the court found that summary judgment was not warranted because the overpayment
and the efforts to recover it had not ended until Kumar had terminated his
relationship with the Higgins defendants on December 29, 1998, and Kumar had
filed suit less than one year later, on November 22, 1999.
Second, the court granted Kumar's motion to dismiss Williams'
counterclaim that he had failed to respond to her requests about the Plan. The
court noted that ERISA contains no statute of limitations governing claims
under 29 U.S.C. � 1132(c)(1) and therefore looked to the most analogous state
statute of limitations. Williams argued that the court should look to Ohio's
fifteen-year statute of limitations for breach of contract. The court, however,
interpreted the purpose of � 1132(c)(1) as not to provide substantive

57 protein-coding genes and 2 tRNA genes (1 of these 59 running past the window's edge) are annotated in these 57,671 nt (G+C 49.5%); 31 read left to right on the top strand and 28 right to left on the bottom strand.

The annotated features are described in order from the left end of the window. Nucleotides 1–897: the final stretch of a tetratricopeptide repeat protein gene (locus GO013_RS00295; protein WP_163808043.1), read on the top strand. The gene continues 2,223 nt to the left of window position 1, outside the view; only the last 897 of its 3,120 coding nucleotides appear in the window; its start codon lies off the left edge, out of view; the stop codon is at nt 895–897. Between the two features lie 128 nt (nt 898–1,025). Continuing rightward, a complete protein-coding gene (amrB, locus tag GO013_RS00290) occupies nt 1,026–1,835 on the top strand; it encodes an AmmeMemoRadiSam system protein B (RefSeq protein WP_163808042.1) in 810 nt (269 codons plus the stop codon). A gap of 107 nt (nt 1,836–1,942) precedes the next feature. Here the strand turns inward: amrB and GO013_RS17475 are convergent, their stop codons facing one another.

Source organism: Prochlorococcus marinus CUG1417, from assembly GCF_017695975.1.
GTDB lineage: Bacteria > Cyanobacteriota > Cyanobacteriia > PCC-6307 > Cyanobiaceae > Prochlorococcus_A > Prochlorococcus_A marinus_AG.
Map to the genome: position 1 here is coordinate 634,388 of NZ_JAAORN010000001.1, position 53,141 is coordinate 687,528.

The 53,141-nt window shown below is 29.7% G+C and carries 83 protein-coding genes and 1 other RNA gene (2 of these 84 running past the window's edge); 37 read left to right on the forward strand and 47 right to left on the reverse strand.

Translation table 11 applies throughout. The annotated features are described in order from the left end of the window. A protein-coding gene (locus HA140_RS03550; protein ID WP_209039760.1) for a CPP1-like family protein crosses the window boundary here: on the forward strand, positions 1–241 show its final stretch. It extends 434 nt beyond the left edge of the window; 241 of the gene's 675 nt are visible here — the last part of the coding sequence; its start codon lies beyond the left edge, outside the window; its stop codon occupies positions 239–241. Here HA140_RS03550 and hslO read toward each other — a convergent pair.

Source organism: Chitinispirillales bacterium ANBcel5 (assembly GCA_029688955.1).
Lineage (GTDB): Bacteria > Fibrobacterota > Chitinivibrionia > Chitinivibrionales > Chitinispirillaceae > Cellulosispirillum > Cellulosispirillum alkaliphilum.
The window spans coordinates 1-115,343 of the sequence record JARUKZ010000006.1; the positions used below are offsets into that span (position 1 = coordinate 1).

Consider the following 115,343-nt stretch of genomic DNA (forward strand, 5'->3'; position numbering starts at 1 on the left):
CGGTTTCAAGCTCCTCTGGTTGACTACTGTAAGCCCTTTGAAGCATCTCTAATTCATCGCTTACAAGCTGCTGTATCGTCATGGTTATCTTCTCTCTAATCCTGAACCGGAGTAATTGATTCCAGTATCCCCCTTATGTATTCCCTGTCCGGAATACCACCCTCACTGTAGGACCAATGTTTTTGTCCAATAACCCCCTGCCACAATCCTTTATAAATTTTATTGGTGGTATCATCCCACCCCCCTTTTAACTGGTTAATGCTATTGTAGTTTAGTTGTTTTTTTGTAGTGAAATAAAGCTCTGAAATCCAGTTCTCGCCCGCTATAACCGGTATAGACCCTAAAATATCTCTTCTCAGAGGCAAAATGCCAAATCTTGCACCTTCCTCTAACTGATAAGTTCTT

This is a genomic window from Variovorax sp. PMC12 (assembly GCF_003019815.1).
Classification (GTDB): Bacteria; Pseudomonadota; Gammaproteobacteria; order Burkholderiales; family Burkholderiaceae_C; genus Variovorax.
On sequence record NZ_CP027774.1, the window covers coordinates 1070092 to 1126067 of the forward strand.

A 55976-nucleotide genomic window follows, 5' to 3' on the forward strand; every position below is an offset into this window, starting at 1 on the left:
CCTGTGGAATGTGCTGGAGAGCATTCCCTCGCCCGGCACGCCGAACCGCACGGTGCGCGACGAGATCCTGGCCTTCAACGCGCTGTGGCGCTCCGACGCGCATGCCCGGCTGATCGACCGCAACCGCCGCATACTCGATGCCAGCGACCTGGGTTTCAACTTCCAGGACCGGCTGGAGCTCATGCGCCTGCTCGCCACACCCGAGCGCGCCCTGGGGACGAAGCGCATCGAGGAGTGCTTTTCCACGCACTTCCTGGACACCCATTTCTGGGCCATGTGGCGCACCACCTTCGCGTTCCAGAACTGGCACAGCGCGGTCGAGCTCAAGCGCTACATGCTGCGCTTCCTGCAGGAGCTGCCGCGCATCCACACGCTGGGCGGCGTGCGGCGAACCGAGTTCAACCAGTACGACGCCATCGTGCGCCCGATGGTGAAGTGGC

relief to plan participants, but to punish administrators who had failed to
comply with the section. The court also stated that the Sixth Circuit had
consistently referred to awards under � 1132(c)(1) as penalties and not as
contract remedies. The court found that the closest analogous state statute was
Ohio Rev. Code � 2305.11(A), which provides that an action for a penalty must
be commenced within one year after the cause of action accrues. Thus, the court
granted Kumar's motion to dismiss count two of Williams' counterclaim because
Williams had requested the information about the Plan on August 2, 1993, but
had filed the counterclaim more than six years later, on December 16, 1999.
Third, the court denied Williams' motions to stay its ruling
on Kumar's dismissal motion. The court rejected Williams' argument that
discovery had not commenced and that she needed to take several depositions in
order to determine the date her cause of action had accrued. The court found
that 29 U.S.C. � 1132(c)(1) clearly stated that the plan administrator must
comply with any request within thirty days and that Williams' own complaint
stated that she had made the request on August 2, 1993. Thus, the court stated
that Williams' cause of action had accrued thirty days after August 2, 1993.
Kumar v. Higgins, 91 F. Supp. 2d 1119 (N.D. Ohio Apr.
10, 2000) (12 pages).